Staphylococcal flora of the oral cavity and dental prostheses before and after kidney transplantation. Part
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Katedra Protetyki Stomatologicznej, Warszawski Uniwersytet Medyczny Department of Prosthodontics, Medical University of Warsaw
Katedra Mikrobiologii Lekarskiej, Warszawski Uniwersytet Medyczny Department of Medical Microbiology, Medical University of Warsaw
Publication date: 2019-03-12
Prosthodontics 2019;69(1):7-30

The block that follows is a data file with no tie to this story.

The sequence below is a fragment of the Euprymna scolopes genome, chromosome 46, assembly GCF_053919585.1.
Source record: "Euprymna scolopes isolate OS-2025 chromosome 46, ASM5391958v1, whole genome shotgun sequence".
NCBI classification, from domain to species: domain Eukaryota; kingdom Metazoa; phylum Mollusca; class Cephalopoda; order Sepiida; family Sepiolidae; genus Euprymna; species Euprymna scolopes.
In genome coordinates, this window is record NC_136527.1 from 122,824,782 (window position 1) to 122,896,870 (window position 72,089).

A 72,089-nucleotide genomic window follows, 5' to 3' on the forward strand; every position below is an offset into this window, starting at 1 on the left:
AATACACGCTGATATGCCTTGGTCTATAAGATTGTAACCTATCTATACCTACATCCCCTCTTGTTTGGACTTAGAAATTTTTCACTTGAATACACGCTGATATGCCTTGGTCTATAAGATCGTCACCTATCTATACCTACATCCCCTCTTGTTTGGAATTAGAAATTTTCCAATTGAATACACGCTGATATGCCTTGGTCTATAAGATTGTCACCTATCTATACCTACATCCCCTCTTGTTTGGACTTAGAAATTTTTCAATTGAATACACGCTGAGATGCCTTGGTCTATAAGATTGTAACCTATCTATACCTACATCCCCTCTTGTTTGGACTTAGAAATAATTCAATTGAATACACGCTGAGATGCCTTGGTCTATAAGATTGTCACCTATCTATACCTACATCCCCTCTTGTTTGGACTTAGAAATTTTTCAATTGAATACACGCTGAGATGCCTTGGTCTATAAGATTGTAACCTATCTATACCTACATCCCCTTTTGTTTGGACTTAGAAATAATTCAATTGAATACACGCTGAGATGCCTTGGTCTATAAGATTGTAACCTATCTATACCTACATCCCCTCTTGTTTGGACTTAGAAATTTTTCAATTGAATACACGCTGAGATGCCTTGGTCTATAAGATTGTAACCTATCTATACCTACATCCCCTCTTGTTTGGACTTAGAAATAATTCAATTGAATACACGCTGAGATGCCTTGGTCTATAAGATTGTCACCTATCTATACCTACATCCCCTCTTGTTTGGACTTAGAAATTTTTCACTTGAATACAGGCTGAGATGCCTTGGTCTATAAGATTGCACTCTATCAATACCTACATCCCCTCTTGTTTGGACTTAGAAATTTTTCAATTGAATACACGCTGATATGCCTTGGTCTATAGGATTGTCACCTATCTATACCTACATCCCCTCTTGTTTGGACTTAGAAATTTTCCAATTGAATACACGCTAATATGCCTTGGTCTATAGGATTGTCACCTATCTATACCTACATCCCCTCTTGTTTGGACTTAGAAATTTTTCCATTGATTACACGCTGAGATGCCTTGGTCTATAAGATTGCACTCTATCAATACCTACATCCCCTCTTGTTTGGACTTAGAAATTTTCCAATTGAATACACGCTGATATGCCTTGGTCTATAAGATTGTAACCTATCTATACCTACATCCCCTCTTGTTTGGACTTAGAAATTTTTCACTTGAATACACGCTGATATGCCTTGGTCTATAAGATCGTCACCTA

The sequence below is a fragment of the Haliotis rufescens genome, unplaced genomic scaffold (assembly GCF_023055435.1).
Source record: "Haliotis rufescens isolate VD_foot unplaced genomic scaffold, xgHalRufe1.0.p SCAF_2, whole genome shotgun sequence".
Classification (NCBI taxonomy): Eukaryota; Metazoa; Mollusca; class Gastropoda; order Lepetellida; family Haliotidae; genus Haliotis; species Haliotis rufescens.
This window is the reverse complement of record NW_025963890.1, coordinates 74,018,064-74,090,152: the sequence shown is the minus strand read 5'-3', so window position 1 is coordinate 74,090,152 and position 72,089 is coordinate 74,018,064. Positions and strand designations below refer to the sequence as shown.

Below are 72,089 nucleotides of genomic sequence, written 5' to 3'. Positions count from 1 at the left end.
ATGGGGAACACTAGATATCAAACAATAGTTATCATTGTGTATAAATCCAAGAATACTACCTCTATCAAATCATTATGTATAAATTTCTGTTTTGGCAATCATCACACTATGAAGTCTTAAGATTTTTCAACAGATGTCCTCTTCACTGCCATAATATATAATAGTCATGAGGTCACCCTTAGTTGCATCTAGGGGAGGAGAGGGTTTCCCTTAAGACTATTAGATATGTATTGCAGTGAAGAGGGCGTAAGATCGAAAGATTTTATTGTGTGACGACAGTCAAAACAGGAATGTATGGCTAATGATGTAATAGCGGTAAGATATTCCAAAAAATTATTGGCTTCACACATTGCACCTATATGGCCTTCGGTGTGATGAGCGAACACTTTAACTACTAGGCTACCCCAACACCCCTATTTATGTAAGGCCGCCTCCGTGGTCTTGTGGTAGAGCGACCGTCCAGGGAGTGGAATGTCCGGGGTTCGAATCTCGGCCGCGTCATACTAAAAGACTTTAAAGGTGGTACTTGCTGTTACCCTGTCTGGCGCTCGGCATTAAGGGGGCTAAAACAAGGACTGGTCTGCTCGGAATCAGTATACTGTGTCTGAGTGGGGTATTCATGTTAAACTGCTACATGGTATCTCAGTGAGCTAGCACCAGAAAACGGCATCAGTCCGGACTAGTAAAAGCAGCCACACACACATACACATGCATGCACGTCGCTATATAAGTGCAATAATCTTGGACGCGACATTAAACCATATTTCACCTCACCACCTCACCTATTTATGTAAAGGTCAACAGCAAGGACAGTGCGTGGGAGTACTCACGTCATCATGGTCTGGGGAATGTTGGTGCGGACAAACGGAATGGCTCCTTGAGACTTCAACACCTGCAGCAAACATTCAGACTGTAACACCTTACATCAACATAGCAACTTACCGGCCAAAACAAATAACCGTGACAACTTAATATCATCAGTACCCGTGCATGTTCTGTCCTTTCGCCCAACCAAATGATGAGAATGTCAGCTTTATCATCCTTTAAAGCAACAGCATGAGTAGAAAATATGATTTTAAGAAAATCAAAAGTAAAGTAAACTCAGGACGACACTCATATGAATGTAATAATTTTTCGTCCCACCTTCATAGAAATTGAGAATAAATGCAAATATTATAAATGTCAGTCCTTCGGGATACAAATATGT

Background Introduction. Staphylococcal bacteria through their ability to create biofilms and adhere to plastic surfaces easily inhabit foreign objects introduced into the body. Dentures, often used 24 hours a day, create conditions for the development and multiplication of microorganisms, being a convenient site for their accumulation. Patients with renal insufficiency and those who receive kidney transplants constitute a group at high risk of exposure to bacterial infections, and dental prostheses may be their potential source. Aim Objective. To analyse the structure of colonization of dental prostheses and pharyngeal mucosa with Staphylococci in patients treated with kidney organ transplantation, and to assess the impact of prosthesis use and hygiene pattern on the species composition of the bacterial flora at the studied sites. Material and methodsThe material consisted of 278 samples of clinical material from patients using prostheses, which in the form of direct swabs were collected from the mucosal surface of the pharynx and the mucosal side of the prosthesis plate from 57 patients treated with kidney organ transplantation (the study group) and 27 generally healthy people (the control group). In the study group, 28 patients were distinguished, in whom the swabs were taken three times in the period between 0 and 12 months after surgery. For isolated strains, identification and drug resistance examination were carried out. The results were subjected to statistical analysis. Results Staphylococci were isolated from the surface of the pharyngeal mucosa and prostheses with similar frequency in both groups, and the most common species was S. epidermidis, whose isolation rate reached 50%. Among patients in the study group subjected to one-year follow-up, the incidence of S. epidermidis was progressively decreasing from 48.84% to 18.6%. The S. aureus species was isolated from the surface of the prosthesis only in the case of the study group subjects. In the study group only the duration of denture use did affect the number of Staphylococcal strains on dentures, not prosthesis hygiene or the 24-hour period of use. Conclusions The Staphylococcal flora of the renal transplant recipients does not show significant differences in the colonization structure of denture surfaces and pharynx mucous membrane surfaces in comparison with the generally healthy people. The surface of the prosthesis plate promotes the accumulation and development of bacteria, conditioning a more stable microbiota than the surface of the pharyngeal mucosa. Improper use of prostheses may lead to an increase in colonization with Staphylococcus species.
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